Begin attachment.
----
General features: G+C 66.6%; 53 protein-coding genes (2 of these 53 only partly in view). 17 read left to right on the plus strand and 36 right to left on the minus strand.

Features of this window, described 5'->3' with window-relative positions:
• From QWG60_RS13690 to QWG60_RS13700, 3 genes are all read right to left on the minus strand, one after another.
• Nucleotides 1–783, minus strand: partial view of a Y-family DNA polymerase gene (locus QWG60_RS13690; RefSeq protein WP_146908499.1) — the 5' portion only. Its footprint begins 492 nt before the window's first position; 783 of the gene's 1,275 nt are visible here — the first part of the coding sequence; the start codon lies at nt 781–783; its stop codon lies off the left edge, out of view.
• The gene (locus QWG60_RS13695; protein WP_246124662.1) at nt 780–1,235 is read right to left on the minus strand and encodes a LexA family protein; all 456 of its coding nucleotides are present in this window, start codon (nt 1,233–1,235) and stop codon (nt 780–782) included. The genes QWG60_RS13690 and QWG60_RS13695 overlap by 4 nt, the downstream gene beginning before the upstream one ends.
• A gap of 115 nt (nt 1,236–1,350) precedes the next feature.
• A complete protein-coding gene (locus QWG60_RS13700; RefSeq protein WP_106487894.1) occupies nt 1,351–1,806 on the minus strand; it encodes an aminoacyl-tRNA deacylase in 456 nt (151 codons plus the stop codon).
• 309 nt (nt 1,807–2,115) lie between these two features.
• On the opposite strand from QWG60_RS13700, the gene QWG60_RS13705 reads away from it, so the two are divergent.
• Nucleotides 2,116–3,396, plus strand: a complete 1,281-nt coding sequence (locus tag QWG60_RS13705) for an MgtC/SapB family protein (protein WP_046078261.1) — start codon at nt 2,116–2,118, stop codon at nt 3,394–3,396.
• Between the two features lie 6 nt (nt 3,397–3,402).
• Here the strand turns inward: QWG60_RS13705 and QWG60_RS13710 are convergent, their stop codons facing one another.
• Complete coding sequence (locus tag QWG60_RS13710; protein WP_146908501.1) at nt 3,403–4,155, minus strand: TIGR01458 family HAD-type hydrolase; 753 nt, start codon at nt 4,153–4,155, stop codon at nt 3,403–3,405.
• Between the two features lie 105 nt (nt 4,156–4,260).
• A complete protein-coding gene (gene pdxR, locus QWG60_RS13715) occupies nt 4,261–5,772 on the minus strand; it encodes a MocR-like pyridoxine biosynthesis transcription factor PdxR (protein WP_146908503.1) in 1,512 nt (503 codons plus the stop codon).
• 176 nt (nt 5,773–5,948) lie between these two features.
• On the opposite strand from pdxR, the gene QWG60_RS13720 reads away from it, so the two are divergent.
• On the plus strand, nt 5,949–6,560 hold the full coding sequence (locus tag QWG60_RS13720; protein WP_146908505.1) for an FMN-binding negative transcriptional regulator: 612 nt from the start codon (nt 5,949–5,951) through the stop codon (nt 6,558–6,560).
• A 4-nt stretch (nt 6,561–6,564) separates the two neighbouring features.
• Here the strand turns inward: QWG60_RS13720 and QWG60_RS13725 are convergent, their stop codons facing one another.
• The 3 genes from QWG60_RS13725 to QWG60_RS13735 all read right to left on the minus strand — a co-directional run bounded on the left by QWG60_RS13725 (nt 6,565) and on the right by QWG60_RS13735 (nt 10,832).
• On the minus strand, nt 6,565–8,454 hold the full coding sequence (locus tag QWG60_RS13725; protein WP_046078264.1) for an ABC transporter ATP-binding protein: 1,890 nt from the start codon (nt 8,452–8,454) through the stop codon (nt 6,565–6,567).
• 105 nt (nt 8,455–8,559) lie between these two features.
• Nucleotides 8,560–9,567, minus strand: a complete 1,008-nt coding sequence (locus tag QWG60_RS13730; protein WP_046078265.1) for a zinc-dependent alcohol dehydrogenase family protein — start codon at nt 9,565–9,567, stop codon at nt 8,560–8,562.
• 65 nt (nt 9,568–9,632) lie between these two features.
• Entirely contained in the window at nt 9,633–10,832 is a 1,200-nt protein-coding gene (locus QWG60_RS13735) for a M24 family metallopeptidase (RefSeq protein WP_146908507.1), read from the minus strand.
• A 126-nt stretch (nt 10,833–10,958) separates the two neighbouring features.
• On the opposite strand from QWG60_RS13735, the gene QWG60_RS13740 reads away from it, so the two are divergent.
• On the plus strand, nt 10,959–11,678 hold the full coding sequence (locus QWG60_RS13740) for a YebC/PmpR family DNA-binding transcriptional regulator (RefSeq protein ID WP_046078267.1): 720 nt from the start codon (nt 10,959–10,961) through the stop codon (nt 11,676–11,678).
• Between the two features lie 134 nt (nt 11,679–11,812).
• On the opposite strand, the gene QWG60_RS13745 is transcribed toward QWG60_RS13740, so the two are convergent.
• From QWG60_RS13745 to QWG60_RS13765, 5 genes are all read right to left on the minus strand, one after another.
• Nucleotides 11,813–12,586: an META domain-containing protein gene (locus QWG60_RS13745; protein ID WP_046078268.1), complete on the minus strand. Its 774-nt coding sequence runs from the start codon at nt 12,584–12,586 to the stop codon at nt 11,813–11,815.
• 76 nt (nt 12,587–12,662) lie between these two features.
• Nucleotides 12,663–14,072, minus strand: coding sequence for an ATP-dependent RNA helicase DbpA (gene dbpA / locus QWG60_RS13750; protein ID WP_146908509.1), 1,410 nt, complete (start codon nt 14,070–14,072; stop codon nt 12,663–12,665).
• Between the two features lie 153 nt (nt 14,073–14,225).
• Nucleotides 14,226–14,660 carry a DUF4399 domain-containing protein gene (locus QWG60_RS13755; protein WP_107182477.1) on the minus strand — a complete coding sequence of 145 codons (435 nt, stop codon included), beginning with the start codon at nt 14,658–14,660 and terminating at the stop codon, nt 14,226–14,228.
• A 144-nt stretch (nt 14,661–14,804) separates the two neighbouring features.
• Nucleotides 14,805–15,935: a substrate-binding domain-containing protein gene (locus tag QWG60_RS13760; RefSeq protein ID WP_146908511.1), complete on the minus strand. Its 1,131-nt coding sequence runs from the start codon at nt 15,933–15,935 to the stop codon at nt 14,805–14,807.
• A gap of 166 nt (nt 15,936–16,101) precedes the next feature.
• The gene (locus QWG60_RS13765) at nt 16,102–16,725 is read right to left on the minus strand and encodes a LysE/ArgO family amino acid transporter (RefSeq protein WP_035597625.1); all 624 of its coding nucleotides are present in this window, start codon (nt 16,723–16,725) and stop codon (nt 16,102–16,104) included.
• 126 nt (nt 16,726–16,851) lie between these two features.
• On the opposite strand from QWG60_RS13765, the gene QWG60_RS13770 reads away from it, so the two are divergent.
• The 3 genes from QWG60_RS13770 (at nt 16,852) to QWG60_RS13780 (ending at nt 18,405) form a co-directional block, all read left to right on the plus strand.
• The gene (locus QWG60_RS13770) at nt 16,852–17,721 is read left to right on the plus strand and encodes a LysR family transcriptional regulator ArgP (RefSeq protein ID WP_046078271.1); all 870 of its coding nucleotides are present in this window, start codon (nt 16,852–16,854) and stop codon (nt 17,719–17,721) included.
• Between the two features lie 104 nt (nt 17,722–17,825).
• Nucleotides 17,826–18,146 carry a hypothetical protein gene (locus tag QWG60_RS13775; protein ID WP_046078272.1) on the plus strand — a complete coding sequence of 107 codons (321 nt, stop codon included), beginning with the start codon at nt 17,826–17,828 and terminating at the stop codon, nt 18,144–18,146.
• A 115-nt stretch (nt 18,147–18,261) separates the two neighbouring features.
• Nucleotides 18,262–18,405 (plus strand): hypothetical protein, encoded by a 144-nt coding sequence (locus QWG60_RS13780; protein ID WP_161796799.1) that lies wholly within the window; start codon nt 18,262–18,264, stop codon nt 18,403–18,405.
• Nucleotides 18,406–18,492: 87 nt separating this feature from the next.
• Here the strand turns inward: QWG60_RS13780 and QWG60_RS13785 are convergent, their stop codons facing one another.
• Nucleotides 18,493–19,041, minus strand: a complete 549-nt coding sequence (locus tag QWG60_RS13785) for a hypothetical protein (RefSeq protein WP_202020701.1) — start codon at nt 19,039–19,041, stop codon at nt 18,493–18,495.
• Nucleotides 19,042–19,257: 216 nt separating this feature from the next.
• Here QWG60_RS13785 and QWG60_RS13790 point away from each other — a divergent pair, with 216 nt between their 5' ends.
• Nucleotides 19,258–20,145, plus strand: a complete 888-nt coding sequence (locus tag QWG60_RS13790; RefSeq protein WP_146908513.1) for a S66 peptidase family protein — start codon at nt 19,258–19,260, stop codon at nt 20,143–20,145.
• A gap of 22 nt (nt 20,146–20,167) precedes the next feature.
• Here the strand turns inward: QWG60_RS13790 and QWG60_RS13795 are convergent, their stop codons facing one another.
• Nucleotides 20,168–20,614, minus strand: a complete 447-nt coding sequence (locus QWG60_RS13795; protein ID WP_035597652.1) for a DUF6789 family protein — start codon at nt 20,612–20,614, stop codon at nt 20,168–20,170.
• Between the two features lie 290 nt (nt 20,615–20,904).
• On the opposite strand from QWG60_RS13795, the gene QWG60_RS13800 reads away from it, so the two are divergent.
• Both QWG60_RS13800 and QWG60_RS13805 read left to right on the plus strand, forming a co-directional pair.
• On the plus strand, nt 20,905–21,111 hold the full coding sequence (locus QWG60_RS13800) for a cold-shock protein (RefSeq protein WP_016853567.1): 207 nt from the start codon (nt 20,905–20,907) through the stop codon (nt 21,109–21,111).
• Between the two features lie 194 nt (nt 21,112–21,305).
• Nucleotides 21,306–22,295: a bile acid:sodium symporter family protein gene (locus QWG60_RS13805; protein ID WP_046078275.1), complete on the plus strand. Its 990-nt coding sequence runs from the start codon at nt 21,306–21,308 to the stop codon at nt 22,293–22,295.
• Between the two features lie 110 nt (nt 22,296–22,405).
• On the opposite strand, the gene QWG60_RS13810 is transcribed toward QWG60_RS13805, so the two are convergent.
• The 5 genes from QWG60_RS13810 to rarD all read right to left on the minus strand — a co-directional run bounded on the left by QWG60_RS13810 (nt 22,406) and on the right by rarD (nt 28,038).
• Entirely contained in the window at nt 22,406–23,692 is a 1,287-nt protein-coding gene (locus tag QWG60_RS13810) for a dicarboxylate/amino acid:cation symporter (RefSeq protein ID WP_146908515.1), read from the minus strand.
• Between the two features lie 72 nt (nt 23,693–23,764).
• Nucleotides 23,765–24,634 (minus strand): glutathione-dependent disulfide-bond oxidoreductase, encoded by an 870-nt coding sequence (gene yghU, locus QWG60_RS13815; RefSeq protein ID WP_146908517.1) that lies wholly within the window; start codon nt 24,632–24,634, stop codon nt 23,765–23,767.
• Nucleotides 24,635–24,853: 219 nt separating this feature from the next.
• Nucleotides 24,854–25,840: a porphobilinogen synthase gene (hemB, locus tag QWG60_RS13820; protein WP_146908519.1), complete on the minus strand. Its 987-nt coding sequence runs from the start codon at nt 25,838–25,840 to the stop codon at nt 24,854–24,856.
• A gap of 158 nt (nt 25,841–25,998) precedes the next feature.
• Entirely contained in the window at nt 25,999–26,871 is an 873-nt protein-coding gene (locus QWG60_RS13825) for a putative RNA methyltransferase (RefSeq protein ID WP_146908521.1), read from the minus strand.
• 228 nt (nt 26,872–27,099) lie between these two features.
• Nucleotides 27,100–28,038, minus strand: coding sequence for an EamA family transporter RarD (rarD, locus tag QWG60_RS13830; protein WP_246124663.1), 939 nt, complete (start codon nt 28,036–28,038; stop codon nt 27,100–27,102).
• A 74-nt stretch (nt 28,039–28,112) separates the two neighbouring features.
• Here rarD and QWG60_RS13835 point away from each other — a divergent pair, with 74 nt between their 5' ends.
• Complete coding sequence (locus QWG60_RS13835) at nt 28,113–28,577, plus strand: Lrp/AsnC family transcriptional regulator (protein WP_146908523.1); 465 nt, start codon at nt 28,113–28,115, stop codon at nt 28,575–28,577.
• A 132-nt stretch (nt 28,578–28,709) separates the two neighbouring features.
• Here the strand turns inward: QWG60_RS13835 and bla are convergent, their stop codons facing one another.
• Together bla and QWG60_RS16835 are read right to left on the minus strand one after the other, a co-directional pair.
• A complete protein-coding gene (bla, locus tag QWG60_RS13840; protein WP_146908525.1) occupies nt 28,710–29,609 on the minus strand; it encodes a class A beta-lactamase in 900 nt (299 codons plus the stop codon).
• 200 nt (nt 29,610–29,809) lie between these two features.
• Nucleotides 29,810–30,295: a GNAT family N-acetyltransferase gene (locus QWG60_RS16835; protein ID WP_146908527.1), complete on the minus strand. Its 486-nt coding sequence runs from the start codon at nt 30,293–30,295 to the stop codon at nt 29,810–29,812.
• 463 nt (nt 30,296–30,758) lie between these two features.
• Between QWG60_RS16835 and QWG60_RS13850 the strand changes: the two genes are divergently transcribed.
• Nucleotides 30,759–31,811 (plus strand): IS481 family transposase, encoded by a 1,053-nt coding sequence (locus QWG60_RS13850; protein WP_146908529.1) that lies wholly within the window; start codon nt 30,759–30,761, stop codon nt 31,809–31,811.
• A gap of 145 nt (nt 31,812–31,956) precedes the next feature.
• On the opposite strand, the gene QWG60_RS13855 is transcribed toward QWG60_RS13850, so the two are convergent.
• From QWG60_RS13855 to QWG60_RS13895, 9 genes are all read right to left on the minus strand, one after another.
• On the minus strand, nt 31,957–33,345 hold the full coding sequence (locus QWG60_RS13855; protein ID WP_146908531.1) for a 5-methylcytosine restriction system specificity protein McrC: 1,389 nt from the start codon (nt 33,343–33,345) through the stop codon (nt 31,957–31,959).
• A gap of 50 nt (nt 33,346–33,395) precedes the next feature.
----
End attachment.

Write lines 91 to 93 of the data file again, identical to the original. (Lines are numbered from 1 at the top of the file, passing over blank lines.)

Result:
• From QWG60_RS13855 to QWG60_RS13895, 9 genes are all read right to left on the minus strand, one after another.
• On the minus strand, nt 31,957–33,345 hold the full coding sequence (locus QWG60_RS13855; protein ID WP_146908531.1) for a 5-methylcytosine restriction system specificity protein McrC: 1,389 nt from the start codon (nt 33,343–33,345) through the stop codon (nt 31,957–31,959).
• A gap of 50 nt (nt 33,346–33,395) precedes the next feature.